Why it matters to you
Comcast already pipes internet into millions of homes, and now it wants to take its service to the airwaves. On April 6, the media giant announced the details of a new service, Xfinity Mobile, that will compete toe-to-toe with Google Fi, US Cellular, and incumbents like AT&T and T-Mobile.
Xfinity Mobile will launch with an unlimited data, talk, and text plan starting at $65 a month for up to five lines ($45 per line for customers with Comcast’s top X1 TV packages), or $12 per GB a month a la carte. A combination of Comcast’s 16 million Wi-Fi hot spots and Verizon’s network will supply coverage — as with Google’s Fi technology, phones phone will automatically switch between Wi-Fi and cellular depending on network conditions — and Xfinity Mobile customers will get their choice of an iPhone, a high-end Samsung phone, or a “more modest” handset from LG.
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Sign-ups will be restricted to Comcast’s 25 million subscribers at launch, which the company said is to ensure a “high level” of customer service. Xfinity Mobile subscribers will be able to get in touch with reps via text and “other means,” Comcast said.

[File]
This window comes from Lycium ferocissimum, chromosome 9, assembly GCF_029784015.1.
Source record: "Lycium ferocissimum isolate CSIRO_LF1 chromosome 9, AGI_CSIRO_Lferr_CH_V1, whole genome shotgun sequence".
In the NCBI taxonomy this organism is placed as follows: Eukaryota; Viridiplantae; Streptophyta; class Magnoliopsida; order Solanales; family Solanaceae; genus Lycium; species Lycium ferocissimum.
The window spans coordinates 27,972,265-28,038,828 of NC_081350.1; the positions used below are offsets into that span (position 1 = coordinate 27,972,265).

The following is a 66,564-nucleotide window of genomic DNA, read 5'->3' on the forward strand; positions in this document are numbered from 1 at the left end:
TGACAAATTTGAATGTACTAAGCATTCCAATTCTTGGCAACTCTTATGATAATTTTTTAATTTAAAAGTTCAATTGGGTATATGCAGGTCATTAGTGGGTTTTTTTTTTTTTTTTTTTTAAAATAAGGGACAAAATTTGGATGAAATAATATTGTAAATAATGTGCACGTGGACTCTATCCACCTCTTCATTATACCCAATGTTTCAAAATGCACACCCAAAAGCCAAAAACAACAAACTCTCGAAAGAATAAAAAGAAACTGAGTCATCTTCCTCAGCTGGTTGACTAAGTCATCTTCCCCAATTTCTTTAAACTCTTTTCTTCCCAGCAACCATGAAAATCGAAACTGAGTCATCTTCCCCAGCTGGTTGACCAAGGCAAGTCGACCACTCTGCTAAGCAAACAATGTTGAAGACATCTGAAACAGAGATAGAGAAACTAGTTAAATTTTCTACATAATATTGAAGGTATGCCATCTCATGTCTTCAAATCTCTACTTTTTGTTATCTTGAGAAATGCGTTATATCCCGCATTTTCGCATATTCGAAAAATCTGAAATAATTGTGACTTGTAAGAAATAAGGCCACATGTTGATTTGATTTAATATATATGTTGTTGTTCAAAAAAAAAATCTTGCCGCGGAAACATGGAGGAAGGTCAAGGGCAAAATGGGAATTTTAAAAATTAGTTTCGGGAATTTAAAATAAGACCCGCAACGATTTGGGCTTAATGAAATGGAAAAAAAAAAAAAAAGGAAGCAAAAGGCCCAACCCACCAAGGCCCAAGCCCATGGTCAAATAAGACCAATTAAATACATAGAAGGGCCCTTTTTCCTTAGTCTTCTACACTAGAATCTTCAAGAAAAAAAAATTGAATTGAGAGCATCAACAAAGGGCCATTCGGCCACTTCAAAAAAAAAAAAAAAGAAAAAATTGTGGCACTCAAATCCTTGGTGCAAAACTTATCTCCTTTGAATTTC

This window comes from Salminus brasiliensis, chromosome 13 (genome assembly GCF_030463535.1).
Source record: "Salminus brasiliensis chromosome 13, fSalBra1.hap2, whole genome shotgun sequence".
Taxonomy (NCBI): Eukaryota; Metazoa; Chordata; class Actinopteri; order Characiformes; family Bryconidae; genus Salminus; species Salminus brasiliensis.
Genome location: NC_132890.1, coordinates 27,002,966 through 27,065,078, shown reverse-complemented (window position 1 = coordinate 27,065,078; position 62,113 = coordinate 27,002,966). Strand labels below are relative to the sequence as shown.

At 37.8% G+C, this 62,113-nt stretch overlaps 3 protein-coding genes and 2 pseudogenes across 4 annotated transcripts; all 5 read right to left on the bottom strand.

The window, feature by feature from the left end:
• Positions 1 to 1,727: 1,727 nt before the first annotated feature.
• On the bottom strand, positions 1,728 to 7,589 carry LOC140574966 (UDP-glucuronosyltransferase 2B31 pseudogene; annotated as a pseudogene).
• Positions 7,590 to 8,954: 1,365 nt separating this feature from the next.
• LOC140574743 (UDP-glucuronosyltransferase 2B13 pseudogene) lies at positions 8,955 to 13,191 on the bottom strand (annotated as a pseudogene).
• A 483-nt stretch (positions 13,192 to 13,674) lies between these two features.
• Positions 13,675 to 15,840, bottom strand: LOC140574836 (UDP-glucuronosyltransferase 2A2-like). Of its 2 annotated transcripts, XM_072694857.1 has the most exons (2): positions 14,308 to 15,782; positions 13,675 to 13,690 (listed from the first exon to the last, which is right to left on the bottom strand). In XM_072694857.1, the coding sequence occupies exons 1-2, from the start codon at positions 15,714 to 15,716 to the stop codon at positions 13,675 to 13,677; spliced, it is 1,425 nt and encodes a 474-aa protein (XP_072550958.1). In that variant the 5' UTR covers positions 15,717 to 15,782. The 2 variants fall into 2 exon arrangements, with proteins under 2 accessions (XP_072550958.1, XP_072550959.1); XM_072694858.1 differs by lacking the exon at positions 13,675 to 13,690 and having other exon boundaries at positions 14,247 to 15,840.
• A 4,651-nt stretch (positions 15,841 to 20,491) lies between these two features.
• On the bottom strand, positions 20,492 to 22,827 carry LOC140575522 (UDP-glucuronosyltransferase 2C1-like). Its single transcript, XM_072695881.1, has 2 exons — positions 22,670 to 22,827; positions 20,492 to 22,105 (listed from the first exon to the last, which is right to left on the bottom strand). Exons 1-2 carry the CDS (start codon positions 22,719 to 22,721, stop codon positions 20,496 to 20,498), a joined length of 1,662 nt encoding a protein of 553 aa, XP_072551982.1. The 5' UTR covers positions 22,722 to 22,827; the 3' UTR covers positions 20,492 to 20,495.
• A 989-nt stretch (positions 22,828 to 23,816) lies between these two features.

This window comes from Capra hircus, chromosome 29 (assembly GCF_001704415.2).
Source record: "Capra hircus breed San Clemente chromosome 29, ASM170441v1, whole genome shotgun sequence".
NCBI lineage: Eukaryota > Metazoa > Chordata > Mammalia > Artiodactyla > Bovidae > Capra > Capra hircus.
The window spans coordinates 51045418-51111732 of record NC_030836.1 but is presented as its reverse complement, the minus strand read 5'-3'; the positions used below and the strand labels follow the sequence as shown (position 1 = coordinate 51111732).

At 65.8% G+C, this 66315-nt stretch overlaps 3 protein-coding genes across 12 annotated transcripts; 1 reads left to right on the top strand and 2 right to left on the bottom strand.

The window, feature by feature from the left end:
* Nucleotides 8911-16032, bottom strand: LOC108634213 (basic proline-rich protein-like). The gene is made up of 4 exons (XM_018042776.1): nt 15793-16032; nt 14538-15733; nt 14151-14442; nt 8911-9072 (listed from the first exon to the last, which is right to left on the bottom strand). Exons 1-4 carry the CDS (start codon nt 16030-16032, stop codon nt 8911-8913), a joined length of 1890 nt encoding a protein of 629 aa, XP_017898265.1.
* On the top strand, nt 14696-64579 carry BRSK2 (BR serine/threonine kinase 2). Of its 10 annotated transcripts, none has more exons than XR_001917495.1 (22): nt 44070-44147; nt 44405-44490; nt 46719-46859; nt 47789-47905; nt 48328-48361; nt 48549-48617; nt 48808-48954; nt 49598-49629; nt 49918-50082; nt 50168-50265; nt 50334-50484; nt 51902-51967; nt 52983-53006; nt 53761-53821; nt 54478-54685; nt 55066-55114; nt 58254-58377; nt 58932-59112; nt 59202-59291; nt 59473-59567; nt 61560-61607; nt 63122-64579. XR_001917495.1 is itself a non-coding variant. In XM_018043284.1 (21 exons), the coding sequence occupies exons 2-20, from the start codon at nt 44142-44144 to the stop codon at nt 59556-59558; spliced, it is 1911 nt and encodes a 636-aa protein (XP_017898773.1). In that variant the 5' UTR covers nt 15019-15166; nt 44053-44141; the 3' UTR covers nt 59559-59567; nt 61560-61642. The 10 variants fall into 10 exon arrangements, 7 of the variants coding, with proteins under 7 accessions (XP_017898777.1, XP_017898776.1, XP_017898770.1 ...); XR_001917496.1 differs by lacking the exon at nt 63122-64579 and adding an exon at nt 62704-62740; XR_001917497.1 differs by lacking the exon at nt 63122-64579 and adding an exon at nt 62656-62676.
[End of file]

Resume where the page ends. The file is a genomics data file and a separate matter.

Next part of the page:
The pricing is in line with the competition — Verizon, AT&T, T-Mobile, and Sprint offer plans ranging from $50 a month for a single line to $90 a month. And that’s no mistake. “We believe we have very competitive unlimited plans,” Greg Butz, president of Comcast’s mobile business, told Reuters.
When Comcast does get the ball rolling on mobile, it’ll become the first cable mobile virtual network operator (MVNO) — in other words, the first wireline internet provider to buy capacity on other wireless carriers’ networks.
“The lines between wired and wireless networks are blurring,” Comcast CEO Brian Roberts told Fortune. “For Comcast […] being a wireless operator isn’t optional. All network operators are going to be in the wireless business whether they like it or not.”
More: Look out, Verizon — Comcast is launching its own mobile service in 2017
It’s a logical step for Comcast, which faces declining revenue in the wake of an ongoing cable TV exodus. In August 2016, every major cable TV company, including DirecTV, Comcast, and Character, lost subscribers. A collective 812,000 U.S. customers canceled their pay TV subscriptions, and there were 1.4 million fewer cable subscribers in the quarter overall compared to the same period a year ago.
It isn’t all doom and gloom. A forecast from analysts at SNL Kagan projects that broadband subscriptions will increase by 8 million over the next decade, heading off an expected 1.5 percent decline in traditional TV subscriptions. But Comcast’s not taking chances.
And Comcast isn’t the only company in this position. Charter Communications is also said to be launching a wireless service next year. And AT&T, which owns satellite provider DirecTV, debuted an internet TV package — DirecTV Now — earlier this year.